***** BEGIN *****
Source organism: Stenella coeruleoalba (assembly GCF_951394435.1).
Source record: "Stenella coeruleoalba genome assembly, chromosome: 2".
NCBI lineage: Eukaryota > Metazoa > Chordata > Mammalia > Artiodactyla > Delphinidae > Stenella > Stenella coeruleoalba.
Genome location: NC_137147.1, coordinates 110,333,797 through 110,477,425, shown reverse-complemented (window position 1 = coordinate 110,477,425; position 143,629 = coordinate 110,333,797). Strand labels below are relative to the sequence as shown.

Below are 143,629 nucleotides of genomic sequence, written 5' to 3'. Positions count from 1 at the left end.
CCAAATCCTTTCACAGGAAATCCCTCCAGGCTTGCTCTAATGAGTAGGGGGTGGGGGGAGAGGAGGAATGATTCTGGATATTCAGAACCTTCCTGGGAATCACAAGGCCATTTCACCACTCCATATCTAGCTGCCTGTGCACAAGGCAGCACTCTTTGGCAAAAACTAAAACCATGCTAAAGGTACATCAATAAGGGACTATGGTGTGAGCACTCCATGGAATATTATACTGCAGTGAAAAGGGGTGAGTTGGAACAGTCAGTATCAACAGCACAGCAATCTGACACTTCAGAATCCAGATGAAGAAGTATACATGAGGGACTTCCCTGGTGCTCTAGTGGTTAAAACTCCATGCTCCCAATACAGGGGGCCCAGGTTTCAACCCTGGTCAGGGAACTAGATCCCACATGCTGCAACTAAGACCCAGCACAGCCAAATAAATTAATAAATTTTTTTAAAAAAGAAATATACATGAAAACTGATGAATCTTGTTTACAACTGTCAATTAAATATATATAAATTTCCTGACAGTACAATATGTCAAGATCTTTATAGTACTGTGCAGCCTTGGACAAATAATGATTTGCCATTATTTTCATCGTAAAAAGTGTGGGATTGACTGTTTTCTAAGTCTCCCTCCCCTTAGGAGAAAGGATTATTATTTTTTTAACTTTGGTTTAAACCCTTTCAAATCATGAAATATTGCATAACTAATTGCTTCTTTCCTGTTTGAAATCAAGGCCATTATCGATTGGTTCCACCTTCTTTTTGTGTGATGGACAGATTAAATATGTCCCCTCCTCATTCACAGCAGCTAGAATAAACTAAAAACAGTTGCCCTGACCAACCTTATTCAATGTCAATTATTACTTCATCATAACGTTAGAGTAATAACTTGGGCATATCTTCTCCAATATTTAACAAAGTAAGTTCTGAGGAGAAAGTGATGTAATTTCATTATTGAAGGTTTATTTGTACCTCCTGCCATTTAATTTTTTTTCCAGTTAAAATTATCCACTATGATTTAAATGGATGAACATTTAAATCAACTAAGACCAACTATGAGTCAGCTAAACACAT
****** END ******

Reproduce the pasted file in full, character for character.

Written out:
Source organism: Stenella coeruleoalba (assembly GCF_951394435.1).
Source record: "Stenella coeruleoalba genome assembly, chromosome: 2".
NCBI lineage: Eukaryota > Metazoa > Chordata > Mammalia > Artiodactyla > Delphinidae > Stenella > Stenella coeruleoalba.
Genome location: NC_137147.1, coordinates 110,333,797 through 110,477,425, shown reverse-complemented (window position 1 = coordinate 110,477,425; position 143,629 = coordinate 110,333,797). Strand labels below are relative to the sequence as shown.

Below are 143,629 nucleotides of genomic sequence, written 5' to 3'. Positions count from 1 at the left end.
CCAAATCCTTTCACAGGAAATCCCTCCAGGCTTGCTCTAATGAGTAGGGGGTGGGGGGAGAGGAGGAATGATTCTGGATATTCAGAACCTTCCTGGGAATCACAAGGCCATTTCACCACTCCATATCTAGCTGCCTGTGCACAAGGCAGCACTCTTTGGCAAAAACTAAAACCATGCTAAAGGTACATCAATAAGGGACTATGGTGTGAGCACTCCATGGAATATTATACTGCAGTGAAAAGGGGTGAGTTGGAACAGTCAGTATCAACAGCACAGCAATCTGACACTTCAGAATCCAGATGAAGAAGTATACATGAGGGACTTCCCTGGTGCTCTAGTGGTTAAAACTCCATGCTCCCAATACAGGGGGCCCAGGTTTCAACCCTGGTCAGGGAACTAGATCCCACATGCTGCAACTAAGACCCAGCACAGCCAAATAAATTAATAAATTTTTTTAAAAAAGAAATATACATGAAAACTGATGAATCTTGTTTACAACTGTCAATTAAATATATATAAATTTCCTGACAGTACAATATGTCAAGATCTTTATAGTACTGTGCAGCCTTGGACAAATAATGATTTGCCATTATTTTCATCGTAAAAAGTGTGGGATTGACTGTTTTCTAAGTCTCCCTCCCCTTAGGAGAAAGGATTATTATTTTTTTAACTTTGGTTTAAACCCTTTCAAATCATGAAATATTGCATAACTAATTGCTTCTTTCCTGTTTGAAATCAAGGCCATTATCGATTGGTTCCACCTTCTTTTTGTGTGATGGACAGATTAAATATGTCCCCTCCTCATTCACAGCAGCTAGAATAAACTAAAAACAGTTGCCCTGACCAACCTTATTCAATGTCAATTATTACTTCATCATAACGTTAGAGTAATAACTTGGGCATATCTTCTCCAATATTTAACAAAGTAAGTTCTGAGGAGAAAGTGATGTAATTTCATTATTGAAGGTTTATTTGTACCTCCTGCCATTTAATTTTTTTTCCAGTTAAAATTATCCACTATGATTTAAATGGATGAACATTTAAATCAACTAAGACCAACTATGAGTCAGCTAAACACAT